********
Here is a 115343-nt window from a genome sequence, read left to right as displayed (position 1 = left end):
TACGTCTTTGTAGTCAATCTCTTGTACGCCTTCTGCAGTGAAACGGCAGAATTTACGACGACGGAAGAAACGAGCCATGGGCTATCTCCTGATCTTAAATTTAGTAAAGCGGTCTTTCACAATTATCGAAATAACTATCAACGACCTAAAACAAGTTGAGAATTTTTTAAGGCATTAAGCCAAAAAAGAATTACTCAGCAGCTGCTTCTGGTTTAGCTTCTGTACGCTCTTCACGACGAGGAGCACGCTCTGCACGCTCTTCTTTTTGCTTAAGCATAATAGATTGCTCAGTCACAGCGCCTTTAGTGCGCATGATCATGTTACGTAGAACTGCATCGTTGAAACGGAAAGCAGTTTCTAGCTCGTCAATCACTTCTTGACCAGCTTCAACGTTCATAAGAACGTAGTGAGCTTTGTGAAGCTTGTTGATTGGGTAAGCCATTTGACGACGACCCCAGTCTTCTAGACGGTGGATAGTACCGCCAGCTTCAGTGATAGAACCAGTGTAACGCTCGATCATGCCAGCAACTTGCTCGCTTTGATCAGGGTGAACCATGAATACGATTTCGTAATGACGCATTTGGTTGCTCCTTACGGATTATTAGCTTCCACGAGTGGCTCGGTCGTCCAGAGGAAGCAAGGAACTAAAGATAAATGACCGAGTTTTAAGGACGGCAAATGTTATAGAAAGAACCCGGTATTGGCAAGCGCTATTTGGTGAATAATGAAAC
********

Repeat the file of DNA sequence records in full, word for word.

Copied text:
Here is a 115343-nt window from a genome sequence, read left to right as displayed (position 1 = left end):
TACGTCTTTGTAGTCAATCTCTTGTACGCCTTCTGCAGTGAAACGGCAGAATTTACGACGACGGAAGAAACGAGCCATGGGCTATCTCCTGATCTTAAATTTAGTAAAGCGGTCTTTCACAATTATCGAAATAACTATCAACGACCTAAAACAAGTTGAGAATTTTTTAAGGCATTAAGCCAAAAAAGAATTACTCAGCAGCTGCTTCTGGTTTAGCTTCTGTACGCTCTTCACGACGAGGAGCACGCTCTGCACGCTCTTCTTTTTGCTTAAGCATAATAGATTGCTCAGTCACAGCGCCTTTAGTGCGCATGATCATGTTACGTAGAACTGCATCGTTGAAACGGAAAGCAGTTTCTAGCTCGTCAATCACTTCTTGACCAGCTTCAACGTTCATAAGAACGTAGTGAGCTTTGTGAAGCTTGTTGATTGGGTAAGCCATTTGACGACGACCCCAGTCTTCTAGACGGTGGATAGTACCGCCAGCTTCAGTGATAGAACCAGTGTAACGCTCGATCATGCCAGCAACTTGCTCGCTTTGATCAGGGTGAACCATGAATACGATTTCGTAATGACGCATTTGGTTGCTCCTTACGGATTATTAGCTTCCACGAGTGGCTCGGTCGTCCAGAGGAAGCAAGGAACTAAAGATAAATGACCGAGTTTTAAGGACGGCAAATGTTATAGAAAGAACCCGGTATTGGCAAGCGCTATTTGGTGAATAATGAAAC